Estimating Residential Hot Water Use with Smart Electricity Data


Project Aims:

In this project, we aim to estimate residential hot water use from smart electricity data for areas in greater Chicago. We estimate electricity for water heating, as a measure of hot water consumption, using meter-level data for single-family residential homes (with electric space heat) at 30-minute resolution.


We hypothesize that “smart” electricity meter data can provide an estimate of hot water consumption, via electricity for water heating.


Our findings reveal that disaggregation of electricity meter data can provide an estimate of water heating; however, those estimates have significant uncertainty due to the temporal resolution of the electricity data. These findings

1) provide estimates (albeit overestimation) of hot water consumption in single-family residential homes;

2) demonstrate spatial variability in water heating and energy load; 

3) emphasize the need for finer temporal resolution electricity data for further study.


We use non-intrusive load monitoring (NILM) to reveal the electricity signal for estimated water heating “on” events. Given the uncertainty in NILM techniques and the lack of ground-truthed water heater data, we conducted the disaggregation over a selected 2-week window with daily load patterns and weather conditions reflecting a likely lack of heating or air conditioning usage.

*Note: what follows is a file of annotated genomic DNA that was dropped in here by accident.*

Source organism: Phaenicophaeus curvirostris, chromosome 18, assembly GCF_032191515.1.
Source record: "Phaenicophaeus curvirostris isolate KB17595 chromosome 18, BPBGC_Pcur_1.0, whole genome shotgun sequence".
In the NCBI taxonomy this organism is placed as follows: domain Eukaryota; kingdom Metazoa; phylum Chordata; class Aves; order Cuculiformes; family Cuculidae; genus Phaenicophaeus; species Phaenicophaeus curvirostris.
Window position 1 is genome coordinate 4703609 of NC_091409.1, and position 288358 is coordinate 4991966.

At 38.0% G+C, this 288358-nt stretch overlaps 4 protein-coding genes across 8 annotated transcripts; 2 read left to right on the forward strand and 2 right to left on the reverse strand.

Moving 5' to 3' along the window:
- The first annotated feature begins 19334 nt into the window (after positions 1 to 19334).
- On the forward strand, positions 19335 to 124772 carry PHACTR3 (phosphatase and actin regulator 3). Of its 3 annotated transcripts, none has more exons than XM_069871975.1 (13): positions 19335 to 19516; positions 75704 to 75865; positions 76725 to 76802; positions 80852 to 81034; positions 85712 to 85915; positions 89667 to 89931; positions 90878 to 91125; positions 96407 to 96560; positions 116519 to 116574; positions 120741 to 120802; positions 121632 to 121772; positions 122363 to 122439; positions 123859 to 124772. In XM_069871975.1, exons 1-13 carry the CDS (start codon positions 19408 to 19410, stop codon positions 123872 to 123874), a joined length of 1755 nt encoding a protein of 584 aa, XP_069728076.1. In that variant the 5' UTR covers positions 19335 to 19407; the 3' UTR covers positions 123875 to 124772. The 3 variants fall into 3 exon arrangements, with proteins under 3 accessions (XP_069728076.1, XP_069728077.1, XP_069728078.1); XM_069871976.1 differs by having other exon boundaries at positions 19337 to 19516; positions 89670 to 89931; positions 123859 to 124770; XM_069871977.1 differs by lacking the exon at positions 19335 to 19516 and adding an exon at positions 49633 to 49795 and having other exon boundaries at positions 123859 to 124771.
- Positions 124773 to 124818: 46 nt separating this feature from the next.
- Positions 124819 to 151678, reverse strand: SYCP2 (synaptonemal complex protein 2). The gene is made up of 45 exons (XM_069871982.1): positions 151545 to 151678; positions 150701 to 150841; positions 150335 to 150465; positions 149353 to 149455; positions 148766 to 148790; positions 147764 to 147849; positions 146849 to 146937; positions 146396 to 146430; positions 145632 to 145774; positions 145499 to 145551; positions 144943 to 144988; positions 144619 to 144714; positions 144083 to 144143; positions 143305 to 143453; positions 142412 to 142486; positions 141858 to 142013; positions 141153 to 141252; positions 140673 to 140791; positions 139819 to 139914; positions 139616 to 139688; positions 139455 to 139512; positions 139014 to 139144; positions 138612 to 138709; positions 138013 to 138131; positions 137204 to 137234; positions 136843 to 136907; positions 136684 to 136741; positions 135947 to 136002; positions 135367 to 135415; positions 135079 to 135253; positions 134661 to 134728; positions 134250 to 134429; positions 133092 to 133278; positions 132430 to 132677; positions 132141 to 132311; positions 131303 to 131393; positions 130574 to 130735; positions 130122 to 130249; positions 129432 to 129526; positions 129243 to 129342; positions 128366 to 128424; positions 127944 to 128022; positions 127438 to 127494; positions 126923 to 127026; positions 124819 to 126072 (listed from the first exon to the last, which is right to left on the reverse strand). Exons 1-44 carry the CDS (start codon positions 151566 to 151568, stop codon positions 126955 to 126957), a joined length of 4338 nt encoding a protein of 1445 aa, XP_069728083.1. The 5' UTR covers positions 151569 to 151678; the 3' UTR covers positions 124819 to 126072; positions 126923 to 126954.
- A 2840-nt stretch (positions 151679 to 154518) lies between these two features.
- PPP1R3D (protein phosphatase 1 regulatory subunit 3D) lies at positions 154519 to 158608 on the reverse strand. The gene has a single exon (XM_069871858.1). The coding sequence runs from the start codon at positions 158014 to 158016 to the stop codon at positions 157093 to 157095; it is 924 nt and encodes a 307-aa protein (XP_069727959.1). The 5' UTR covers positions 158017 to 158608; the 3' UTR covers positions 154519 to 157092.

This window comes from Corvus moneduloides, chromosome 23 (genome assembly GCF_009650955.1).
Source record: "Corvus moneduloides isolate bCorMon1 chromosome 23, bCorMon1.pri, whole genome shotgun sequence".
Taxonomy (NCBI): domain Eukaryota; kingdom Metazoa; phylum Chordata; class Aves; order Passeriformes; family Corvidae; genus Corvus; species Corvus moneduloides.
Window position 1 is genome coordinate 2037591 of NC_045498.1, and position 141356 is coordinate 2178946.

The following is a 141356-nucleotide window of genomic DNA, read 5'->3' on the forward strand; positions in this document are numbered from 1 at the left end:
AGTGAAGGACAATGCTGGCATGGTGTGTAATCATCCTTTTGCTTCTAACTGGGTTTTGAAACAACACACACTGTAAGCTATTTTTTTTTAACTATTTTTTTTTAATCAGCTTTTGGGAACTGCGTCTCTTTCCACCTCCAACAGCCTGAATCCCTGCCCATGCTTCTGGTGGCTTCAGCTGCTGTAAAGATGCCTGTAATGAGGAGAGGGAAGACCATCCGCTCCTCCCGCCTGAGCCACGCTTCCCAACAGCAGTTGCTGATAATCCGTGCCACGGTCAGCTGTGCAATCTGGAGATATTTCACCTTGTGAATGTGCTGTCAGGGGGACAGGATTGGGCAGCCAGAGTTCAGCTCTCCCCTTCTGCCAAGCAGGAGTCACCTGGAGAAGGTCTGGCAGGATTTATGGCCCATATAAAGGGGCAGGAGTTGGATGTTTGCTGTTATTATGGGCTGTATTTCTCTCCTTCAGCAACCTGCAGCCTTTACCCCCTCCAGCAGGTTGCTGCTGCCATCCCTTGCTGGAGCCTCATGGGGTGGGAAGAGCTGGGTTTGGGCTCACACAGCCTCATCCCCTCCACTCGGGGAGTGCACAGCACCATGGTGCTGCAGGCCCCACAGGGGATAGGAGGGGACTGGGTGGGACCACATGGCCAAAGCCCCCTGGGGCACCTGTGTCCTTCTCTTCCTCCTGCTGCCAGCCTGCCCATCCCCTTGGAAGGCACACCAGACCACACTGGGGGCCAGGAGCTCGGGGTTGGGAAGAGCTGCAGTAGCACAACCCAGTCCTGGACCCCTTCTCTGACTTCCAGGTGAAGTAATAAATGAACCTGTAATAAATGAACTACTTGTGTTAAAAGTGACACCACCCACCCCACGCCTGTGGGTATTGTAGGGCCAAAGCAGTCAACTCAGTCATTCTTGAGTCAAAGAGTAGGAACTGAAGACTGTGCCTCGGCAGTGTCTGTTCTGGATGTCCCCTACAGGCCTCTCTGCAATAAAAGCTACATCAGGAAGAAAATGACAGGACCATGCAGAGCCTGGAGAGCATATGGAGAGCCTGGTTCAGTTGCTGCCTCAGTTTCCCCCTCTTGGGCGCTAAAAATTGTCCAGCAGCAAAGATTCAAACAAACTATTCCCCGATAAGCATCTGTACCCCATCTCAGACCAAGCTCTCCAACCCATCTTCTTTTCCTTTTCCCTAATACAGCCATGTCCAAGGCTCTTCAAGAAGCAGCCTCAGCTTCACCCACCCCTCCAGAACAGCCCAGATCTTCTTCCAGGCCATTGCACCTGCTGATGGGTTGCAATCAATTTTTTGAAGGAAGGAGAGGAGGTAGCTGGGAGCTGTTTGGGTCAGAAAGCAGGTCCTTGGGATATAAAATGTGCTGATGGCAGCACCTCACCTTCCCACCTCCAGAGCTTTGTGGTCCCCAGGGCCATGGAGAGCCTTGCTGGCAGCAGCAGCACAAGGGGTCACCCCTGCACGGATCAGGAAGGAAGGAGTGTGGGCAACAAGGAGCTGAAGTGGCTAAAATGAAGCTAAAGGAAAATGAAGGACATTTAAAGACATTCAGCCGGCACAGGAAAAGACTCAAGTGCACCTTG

The results of our work are currently in preparation for publication in a journal manuscript and Joseph Bongungu’s M.S. thesis. Both publications will be submitted in May/June 2020. Results indicate that water heating in the analyzed single-family residential homes accounted for 8-17% of total electricity consumption, representing an average of 40-60 gallons of hot water consumption per day.

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